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How has the pandemic changed the digital banking industry?

Nandini Mehta

07 November 2021

3 mins read

How has the pandemic changed the digital banking industry?

While the ongoing pandemic has taught us many lessons over the last two years, one of the most important ones is how to stay distant yet connected. Amongst the social distancing and ‘work from home’ culture that has taken over our world, it is no doubt that our lives are becoming more digital in many aspects. Whether it’s having a virtual get together for our friend’s birthday, joining an online work meeting, or switching to cash-less payment options, many parts of our daily routine and social interactions are gravitating away from physical interaction to a more virtual experience. In the same way, the pandemic has showed companies the value of digitalization and allowed customers to take control of their banking services and needs through fully digital channels.

The importance of digitalization

As rules and restrictions were imposed all around the world, many of us quickly retreated into the safety and comfort of our homes. Millennials are reputed for being tech-savvy, and so were already adept to using the technology available at their fingertips for day-to-day jobs. More and more banks, especially in the Gulf, started to understand the importance of offering their customers (especially those in the younger age brackets) the option to manage services related to their bank account online. Although digitalization was always a trend that was inevitable, the pandemic has sped up the process.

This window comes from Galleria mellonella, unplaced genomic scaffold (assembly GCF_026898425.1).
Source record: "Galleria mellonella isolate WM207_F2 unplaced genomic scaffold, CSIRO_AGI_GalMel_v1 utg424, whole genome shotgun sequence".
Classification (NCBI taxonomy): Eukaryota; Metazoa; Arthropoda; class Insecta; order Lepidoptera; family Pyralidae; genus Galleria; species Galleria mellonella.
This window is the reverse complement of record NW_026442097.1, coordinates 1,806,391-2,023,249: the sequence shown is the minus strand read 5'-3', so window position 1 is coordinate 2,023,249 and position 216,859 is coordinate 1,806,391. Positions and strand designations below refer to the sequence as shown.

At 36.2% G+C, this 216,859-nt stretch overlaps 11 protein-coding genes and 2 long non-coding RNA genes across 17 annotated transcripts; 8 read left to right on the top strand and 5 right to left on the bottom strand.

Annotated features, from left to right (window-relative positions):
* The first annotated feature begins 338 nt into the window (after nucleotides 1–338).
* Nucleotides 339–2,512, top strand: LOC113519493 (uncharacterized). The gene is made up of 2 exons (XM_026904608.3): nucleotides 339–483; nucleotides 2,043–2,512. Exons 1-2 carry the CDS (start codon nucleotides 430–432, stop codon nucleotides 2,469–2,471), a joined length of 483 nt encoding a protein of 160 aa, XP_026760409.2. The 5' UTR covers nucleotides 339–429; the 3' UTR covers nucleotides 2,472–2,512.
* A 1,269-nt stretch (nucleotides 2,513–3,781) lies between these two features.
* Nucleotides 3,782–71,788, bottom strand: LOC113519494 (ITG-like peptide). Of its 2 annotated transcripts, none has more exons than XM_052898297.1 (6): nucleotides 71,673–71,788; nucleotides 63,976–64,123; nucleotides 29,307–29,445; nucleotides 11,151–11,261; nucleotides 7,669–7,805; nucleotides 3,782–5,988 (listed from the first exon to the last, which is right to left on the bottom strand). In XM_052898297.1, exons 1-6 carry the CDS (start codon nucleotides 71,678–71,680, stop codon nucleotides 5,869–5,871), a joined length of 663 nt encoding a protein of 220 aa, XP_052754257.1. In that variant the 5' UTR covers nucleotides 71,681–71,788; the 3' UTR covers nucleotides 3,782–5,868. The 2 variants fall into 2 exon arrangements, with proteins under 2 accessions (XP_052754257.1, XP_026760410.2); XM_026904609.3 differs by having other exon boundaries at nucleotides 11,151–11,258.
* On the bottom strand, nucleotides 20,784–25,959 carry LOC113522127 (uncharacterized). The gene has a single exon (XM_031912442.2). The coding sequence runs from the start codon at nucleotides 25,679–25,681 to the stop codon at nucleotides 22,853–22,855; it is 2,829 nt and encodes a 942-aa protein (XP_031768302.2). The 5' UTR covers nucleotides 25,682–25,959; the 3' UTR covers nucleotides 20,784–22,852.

You can now open and close accounts, report any card problems and fill out important paperwork from the comfort and convenience of your home. Strangely enough, the pandemic has pushed for such a luxury (no more waiting in hour-long queues to get support!), and so the space of digital banking has grown exponentially.

Let’s look at the industry

In the last two years, although traditional banking has still dominated the financial services industry, digital banking platforms became far more prominent. The global market for ‘neo’ banks is set to reach around $770 million in 2028. On the flip side, there has also been a drastic increase in customer queries as people tried to navigate their way through technology for their confidential banking activities.

The pandemic has also given plenty of us more time on our hands, and so digital banks have ensured that they can now also offer round the clock customer service. Not only has this allowed customers to create a better relationship with their bank (contrary to the ‘physical interaction creates a more personal bond’ myth), but it has also changed the very nature of banking. Digital banks have helped us take charge of our finances and accounts at anytime from anywhere, catering to the millions that were kept away from their homes due to lockdown and travel restrictions.

Here’s what the future could look like

Although countries are now easing restrictions and many of us are slowly returning to normalcy, digital banking continues to become a way of life. The digital industry has the potential to become even bigger than it already is – while such rapid growth of the industry can be attributed to the pandemic, it will continue to remain important even once we no longer need to do everything virtually. The Millennial and Gen Z generation were unsurprisingly quite quick to switch to online platforms for essentials like banking and education (and of course, shopping!), creating a bigger space for the digital world to become an essential part of our lives. Digital banking is the future, and it is here to stay.


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